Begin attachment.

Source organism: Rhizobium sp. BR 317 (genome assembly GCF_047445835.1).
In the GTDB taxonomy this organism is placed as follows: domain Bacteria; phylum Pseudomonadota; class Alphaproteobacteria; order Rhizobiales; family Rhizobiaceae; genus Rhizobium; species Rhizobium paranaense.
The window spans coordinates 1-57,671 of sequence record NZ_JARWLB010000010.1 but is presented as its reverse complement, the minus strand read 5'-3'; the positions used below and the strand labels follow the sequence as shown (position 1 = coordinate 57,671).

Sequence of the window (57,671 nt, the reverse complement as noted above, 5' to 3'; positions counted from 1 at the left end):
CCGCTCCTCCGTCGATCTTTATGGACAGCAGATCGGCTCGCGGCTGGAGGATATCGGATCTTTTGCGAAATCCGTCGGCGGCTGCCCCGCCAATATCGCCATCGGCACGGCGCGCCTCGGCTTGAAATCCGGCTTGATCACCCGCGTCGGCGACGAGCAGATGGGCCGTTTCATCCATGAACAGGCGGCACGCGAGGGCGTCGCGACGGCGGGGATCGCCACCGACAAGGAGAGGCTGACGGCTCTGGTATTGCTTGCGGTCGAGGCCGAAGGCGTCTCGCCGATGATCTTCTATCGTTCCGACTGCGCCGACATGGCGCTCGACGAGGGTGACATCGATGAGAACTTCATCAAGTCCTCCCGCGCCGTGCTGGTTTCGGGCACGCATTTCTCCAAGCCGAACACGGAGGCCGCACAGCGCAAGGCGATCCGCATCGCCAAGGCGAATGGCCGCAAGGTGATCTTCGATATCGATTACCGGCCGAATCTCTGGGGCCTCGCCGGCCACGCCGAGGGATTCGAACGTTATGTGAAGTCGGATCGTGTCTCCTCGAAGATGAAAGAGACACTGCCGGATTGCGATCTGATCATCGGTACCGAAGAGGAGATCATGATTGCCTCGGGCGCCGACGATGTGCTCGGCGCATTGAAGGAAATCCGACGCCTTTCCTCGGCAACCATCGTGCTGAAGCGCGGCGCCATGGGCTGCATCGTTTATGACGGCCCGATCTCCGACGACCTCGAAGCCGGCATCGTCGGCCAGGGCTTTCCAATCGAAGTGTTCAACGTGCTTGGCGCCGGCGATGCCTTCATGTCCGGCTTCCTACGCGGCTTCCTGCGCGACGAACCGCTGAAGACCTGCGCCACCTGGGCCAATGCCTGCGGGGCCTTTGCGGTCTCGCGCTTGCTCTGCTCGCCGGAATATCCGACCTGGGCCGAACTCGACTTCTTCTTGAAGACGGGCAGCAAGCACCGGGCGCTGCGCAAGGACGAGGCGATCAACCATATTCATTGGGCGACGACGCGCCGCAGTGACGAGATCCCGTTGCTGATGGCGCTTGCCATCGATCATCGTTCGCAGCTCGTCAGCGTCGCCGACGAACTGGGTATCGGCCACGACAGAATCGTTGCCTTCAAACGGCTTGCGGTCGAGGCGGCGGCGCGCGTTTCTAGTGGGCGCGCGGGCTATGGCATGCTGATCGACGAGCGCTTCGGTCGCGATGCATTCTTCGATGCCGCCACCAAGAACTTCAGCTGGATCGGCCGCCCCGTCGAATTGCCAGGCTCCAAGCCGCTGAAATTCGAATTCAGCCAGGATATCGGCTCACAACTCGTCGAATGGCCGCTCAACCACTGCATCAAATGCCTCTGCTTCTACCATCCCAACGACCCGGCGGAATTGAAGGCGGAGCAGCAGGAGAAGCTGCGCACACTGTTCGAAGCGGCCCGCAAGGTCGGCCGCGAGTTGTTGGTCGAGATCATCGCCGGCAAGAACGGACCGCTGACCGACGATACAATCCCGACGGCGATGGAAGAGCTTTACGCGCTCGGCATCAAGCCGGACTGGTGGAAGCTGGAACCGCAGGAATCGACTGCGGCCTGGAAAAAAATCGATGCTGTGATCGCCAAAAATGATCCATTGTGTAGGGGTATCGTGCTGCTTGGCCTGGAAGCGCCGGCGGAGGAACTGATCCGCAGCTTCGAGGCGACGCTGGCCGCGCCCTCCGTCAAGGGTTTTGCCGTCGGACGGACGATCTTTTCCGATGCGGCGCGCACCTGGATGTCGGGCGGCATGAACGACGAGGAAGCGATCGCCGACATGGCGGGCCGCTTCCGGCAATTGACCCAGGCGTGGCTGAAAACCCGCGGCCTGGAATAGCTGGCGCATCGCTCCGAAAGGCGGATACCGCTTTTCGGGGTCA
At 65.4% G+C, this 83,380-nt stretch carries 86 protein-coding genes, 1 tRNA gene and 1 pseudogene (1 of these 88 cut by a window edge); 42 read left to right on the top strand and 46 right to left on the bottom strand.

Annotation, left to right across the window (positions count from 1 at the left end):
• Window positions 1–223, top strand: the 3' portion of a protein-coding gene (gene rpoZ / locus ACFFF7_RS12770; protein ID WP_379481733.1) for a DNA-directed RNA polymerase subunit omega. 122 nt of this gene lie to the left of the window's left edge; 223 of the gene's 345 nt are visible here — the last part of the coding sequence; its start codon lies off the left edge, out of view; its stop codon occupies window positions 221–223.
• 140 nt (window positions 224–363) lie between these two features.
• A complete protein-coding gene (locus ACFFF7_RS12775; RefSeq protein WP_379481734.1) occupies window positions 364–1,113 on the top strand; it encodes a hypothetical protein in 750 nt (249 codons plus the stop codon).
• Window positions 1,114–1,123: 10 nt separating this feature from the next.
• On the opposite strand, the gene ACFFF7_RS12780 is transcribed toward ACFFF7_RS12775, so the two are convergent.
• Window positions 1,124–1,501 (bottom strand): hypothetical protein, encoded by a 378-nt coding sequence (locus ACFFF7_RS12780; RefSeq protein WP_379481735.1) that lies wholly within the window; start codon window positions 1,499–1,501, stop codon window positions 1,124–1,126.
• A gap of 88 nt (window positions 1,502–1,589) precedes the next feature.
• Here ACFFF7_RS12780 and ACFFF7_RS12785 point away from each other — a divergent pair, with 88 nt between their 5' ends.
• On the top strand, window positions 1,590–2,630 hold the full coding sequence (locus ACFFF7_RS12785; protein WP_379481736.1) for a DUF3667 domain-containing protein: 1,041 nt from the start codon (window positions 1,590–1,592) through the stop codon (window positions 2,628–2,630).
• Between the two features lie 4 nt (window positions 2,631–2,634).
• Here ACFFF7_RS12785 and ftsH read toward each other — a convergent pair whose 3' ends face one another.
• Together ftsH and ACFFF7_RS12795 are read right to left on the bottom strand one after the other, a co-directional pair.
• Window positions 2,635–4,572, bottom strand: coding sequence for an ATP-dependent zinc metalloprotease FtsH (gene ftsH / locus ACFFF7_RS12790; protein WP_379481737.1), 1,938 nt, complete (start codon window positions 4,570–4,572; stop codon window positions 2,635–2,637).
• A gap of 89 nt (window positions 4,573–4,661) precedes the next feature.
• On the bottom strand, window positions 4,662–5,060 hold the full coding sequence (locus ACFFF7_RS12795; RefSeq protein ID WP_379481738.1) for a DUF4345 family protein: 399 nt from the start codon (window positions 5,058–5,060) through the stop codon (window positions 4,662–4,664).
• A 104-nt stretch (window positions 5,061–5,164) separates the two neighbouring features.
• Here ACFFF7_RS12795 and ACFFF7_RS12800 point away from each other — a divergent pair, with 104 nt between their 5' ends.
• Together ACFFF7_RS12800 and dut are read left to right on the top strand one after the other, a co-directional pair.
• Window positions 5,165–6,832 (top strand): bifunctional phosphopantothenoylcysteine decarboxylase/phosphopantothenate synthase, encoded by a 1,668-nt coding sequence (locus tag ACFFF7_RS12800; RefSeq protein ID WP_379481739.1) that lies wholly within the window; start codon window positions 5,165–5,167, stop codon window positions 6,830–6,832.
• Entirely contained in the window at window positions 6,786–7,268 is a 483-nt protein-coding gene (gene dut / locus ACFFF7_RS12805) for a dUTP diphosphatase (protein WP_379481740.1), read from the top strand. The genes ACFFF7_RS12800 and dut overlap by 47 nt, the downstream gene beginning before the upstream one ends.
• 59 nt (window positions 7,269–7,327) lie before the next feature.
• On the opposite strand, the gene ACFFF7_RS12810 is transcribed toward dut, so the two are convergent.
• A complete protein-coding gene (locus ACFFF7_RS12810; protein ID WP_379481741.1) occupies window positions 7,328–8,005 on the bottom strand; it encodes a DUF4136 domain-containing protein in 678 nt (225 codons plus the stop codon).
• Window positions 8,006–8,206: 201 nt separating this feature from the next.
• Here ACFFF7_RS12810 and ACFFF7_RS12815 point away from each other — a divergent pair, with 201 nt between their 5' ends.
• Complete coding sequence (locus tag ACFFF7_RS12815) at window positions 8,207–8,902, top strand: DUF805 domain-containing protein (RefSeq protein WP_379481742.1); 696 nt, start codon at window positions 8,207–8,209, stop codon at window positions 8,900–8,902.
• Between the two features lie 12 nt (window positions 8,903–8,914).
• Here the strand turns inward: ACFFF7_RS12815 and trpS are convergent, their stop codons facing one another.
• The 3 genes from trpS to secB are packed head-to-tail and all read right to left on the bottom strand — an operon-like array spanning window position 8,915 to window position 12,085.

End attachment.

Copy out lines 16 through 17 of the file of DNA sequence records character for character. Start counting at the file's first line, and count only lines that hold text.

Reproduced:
• On the top strand, window positions 1,590–2,630 hold the full coding sequence (locus ACFFF7_RS12785; protein WP_379481736.1) for a DUF3667 domain-containing protein: 1,041 nt from the start codon (window positions 1,590–1,592) through the stop codon (window positions 2,628–2,630).
• Between the two features lie 4 nt (window positions 2,631–2,634).